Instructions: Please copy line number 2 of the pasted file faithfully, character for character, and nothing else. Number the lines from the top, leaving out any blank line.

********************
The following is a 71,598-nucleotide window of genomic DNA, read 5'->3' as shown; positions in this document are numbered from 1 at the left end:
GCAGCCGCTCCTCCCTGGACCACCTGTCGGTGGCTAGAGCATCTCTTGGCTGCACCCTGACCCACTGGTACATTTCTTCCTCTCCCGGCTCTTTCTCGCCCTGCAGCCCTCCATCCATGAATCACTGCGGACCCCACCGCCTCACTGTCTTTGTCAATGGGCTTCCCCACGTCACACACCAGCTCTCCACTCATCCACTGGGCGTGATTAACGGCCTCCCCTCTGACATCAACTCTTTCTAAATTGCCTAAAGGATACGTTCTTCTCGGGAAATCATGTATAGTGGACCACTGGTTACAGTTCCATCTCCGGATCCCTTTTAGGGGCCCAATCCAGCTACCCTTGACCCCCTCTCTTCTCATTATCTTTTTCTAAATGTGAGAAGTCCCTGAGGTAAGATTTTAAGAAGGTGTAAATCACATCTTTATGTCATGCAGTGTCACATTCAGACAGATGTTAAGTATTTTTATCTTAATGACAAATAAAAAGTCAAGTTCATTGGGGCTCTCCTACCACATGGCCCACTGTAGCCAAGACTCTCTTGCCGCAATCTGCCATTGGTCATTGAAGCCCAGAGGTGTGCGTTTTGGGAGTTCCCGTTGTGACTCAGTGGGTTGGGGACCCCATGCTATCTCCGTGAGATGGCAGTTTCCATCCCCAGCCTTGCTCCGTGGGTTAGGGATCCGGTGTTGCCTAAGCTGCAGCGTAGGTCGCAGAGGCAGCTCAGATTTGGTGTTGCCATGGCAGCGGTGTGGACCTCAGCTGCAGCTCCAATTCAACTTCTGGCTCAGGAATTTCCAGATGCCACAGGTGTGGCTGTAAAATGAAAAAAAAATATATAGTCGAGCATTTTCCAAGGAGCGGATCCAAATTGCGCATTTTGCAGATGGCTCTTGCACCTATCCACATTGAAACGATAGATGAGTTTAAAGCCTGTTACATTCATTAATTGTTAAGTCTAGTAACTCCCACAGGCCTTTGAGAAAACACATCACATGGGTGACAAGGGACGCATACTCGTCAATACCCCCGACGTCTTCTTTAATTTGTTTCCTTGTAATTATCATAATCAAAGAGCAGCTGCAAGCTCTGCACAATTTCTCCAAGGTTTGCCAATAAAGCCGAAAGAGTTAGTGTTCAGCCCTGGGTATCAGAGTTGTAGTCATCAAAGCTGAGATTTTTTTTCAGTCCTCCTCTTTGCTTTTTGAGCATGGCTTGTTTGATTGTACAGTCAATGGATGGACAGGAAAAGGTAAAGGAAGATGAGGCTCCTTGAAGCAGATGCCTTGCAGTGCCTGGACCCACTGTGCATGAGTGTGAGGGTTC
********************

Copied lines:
GCAGCCGCTCCTCCCTGGACCACCTGTCGGTGGCTAGAGCATCTCTTGGCTGCACCCTGACCCACTGGTACATTTCTTCCTCTCCCGGCTCTTTCTCGCCCTGCAGCCCTCCATCCATGAATCACTGCGGACCCCACCGCCTCACTGTCTTTGTCAATGGGCTTCCCCACGTCACACACCAGCTCTCCACTCATCCACTGGGCGTGATTAACGGCCTCCCCTCTGACATCAACTCTTTCTAAATTGCCTAAAGGATACGTTCTTCTCGGGAAATCATGTATAGTGGACCACTGGTTACAGTTCCATCTCCGGATCCCTTTTAGGGGCCCAATCCAGCTACCCTTGACCCCCTCTCTTCTCATTATCTTTTTCTAAATGTGAGAAGTCCCTGAGGTAAGATTTTAAGAAGGTGTAAATCACATCTTTATGTCATGCAGTGTCACATTCAGACAGATGTTAAGTATTTTTATCTTAATGACAAATAAAAAGTCAAGTTCATTGGGGCTCTCCTACCACATGGCCCACTGTAGCCAAGACTCTCTTGCCGCAATCTGCCATTGGTCATTGAAGCCCAGAGGTGTGCGTTTTGGGAGTTCCCGTTGTGACTCAGTGGGTTGGGGACCCCATGCTATCTCCGTGAGATGGCAGTTTCCATCCCCAGCCTTGCTCCGTGGGTTAGGGATCCGGTGTTGCCTAAGCTGCAGCGTAGGTCGCAGAGGCAGCTCAGATTTGGTGTTGCCATGGCAGCGGTGTGGACCTCAGCTGCAGCTCCAATTCAACTTCTGGCTCAGGAATTTCCAGATGCCACAGGTGTGGCTGTAAAATGAAAAAAAAATATATAGTCGAGCATTTTCCAAGGAGCGGATCCAAATTGCGCATTTTGCAGATGGCTCTTGCACCTATCCACATTGAAACGATAGATGAGTTTAAAGCCTGTTACATTCATTAATTGTTAAGTCTAGTAACTCCCACAGGCCTTTGAGAAAACACATCACATGGGTGACAAGGGACGCATACTCGTCAATACCCCCGACGTCTTCTTTAATTTGTTTCCTTGTAATTATCATAATCAAAGAGCAGCTGCAAGCTCTGCACAATTTCTCCAAGGTTTGCCAATAAAGCCGAAAGAGTTAGTGTTCAGCCCTGGGTATCAGAGTTGTAGTCATCAAAGCTGAGATTTTTTTTCAGTCCTCCTCTTTGCTTTTTGAGCATGGCTTGTTTGATTGTACAGTCAATGGATGGACAGGAAAAGGTAAAGGAAGATGAGGCTCCTTGAAGCAGATGCCTTGCAGTGCCTGGACCCACTGTGCATGAGTGTGAGGGTTC